By Jill Levy - 03/17/09 07:13 PM EDT
Shortly after reading The Hill’s Special Report on Education last year (Sept. 17), I wrote a letter to the editor stating that education is the key to our nation’s prosperity. Given the further deterioration of our economy since then, I was very pleased to hear President Obama’s recent remarks on education to the U.S. Hispanic Chamber of Commerce.
In his speech, Obama said, “For we know that economic progress and educational achievement have always gone hand in hand in America … The source of America’s prosperity, then, has never been merely how ably we accumulate wealth, but how well we educate our people. This has never been more true than it is today.”
Our nation will not enjoy long-term prosperity unless and until we invest in education for our children, adolescents and adults. Our system must support quality, competitive and accountable educational opportunities for all of its citizens. The research is very clear — for every dollar we invest in successful early childhood initiatives we get nearly $10 back in reduced healthcare costs, a decrease in crime and prison costs, fewer people relying on welfare, and more productive members of our communities and society as a whole. Early childhood education, inclusive of day care, is not babysitting, and we must make certain that the providers are certified educators — teachers and administrators.
The time has come to talk about consistent standards across the nation in order to ensure that all children receive a quality education, meeting high standards of performance with the skills, creativity and critical thinking required for global competition. The time has come to provide teachers and principals with the necessary support to prepare students to meet those standards. The time has come to decide how we measure students’ academic progress. The time has come to hold public charter schools to the same rigorous standards and regulations as the public school sector and to make certain that the community has input in their geographical placement.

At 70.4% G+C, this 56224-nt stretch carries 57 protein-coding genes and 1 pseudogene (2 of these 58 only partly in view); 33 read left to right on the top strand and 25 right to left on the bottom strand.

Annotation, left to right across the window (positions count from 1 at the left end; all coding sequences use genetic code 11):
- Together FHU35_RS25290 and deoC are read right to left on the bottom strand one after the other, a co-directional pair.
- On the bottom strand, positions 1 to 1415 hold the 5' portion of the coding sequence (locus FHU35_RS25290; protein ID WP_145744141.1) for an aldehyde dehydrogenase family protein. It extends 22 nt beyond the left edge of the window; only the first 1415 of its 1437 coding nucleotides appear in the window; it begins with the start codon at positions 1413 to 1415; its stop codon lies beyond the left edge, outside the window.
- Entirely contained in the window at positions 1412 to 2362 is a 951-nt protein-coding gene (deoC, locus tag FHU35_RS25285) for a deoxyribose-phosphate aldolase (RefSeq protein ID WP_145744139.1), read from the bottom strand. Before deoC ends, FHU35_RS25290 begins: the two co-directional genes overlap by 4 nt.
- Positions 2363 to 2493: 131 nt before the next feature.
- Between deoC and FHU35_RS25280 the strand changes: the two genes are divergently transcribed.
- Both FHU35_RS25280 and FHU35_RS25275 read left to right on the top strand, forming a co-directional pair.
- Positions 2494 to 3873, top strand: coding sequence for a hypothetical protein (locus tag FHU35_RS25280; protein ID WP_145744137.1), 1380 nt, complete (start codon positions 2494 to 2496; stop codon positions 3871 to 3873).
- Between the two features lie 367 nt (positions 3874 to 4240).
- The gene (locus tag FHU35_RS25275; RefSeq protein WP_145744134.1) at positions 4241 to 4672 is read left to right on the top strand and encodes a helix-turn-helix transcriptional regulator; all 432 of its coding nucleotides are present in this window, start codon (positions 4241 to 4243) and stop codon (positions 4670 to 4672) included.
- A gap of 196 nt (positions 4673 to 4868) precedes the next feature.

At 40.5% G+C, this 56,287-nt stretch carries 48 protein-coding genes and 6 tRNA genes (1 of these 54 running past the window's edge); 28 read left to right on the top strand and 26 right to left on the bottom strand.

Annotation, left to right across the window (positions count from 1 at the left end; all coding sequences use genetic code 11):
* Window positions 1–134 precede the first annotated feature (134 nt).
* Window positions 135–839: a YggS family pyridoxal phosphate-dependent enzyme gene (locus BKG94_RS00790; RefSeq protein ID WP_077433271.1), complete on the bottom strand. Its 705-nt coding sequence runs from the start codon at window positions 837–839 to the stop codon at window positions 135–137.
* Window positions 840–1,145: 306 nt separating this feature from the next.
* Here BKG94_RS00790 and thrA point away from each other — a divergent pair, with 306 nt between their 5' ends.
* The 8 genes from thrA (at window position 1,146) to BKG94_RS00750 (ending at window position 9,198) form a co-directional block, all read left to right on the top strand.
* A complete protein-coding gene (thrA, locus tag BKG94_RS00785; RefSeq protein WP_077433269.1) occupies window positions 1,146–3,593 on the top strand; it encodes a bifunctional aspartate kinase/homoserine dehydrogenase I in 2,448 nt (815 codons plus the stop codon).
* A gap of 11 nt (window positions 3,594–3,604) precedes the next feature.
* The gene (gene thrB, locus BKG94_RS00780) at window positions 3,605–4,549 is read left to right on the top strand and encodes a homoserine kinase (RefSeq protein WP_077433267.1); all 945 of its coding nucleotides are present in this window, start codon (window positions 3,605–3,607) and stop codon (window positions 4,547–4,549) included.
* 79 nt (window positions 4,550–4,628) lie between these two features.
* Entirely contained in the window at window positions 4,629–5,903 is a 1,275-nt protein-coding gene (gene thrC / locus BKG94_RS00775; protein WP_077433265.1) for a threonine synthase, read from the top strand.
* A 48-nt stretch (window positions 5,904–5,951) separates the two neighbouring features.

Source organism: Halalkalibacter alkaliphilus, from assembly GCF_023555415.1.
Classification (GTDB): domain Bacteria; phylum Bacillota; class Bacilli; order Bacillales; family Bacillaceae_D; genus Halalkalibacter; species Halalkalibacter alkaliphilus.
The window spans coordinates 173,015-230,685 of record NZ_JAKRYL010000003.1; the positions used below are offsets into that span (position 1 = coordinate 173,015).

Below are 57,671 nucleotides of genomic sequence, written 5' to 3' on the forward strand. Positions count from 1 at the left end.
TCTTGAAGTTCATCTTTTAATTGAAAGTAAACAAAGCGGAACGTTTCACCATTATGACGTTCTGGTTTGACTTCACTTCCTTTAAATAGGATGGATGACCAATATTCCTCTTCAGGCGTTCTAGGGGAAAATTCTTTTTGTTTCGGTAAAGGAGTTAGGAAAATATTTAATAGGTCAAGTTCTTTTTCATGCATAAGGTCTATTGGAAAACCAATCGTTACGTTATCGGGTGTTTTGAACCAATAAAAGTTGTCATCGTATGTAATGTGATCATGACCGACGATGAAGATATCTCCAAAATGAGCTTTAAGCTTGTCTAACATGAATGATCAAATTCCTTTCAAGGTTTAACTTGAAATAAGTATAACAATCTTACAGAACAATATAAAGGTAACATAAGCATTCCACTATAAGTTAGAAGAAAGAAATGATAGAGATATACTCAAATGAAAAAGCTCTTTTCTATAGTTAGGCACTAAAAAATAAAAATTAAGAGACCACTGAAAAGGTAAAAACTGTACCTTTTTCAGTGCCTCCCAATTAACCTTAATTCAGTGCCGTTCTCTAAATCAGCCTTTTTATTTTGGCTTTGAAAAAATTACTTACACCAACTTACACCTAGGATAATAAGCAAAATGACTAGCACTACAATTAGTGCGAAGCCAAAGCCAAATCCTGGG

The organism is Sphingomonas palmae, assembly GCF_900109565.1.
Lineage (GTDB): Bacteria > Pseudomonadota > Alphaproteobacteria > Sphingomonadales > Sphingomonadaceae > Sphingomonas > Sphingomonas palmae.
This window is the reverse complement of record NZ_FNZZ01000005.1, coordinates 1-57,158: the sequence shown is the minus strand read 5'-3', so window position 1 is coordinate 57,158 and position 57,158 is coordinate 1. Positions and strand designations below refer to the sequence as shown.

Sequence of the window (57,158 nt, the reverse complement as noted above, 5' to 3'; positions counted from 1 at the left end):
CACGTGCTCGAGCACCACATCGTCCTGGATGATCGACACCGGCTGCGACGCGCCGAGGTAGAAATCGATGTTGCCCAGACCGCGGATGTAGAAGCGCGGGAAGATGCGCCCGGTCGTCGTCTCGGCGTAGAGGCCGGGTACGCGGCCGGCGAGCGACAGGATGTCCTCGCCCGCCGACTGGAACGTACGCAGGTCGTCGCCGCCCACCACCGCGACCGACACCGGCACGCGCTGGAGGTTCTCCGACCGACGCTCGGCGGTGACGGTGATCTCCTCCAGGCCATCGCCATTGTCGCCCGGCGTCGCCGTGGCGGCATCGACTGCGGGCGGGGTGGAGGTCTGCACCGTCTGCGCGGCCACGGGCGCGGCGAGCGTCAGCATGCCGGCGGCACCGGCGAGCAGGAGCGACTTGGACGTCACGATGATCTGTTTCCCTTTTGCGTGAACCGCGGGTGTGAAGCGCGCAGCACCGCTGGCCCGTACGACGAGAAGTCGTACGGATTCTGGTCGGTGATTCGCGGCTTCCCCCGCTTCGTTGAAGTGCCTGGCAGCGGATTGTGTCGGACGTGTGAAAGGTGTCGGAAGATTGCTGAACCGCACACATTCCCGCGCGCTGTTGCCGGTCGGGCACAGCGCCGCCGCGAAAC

I thank the president for declaring education a top priority for his administration. I only hope that Congress is equal to the task, and will recognize this opportunity to inspire renewed public education rather than simply another issue on which to draw an ideological line in the sand.
MORE ON OBAMA AND EDUCATION
Demerit for merit pay
From Chris Nielsen (retired teacher)
(Regarding President Obama’s push for merit pay for teachers.) One of the most destructive effects of merit pay for teachers is that it severely gets in the way of the free and open communication between teachers and other professionals with whom they work.
Talking about common learning issues when the need arises, and it does frequently, when trying to understand a student’s learning problems is a very useful tool to the teacher. Setting up financial barriers to this most important need to getting at understanding issues that relate to learning is unforgivable. People become hesitant to share what works or does not work with a particular classroom situation when it might affect their pay. That is where teaching is very different from paying people in other professions; their professional and close cooperation with each other is vital to successful instruction and learning.
A plague on all your houses
From Wes Pedersen
Members of Congress and of the Obama team are the last people on Earth to be snickering at CNBC’s Jim Cramer’s discomfiture at being taken into the woodshed by “The Daily Show” host Jon Stewart for his lack of the insights needed to predict the economic downturn months ago. They, like Cramer, have fiscal responsibilities up to here, but they missed the indicators of economic disaster to come.
Nor do I recall Mr. Stewart, The Financial Times or The Wall Street Journal warning of calamity and summoning all hands to arms. Thus, from one who did forecast the recession nearly two years ago, a wish for everyone concerned: A plague on all your houses.
Chevy Chase, Md.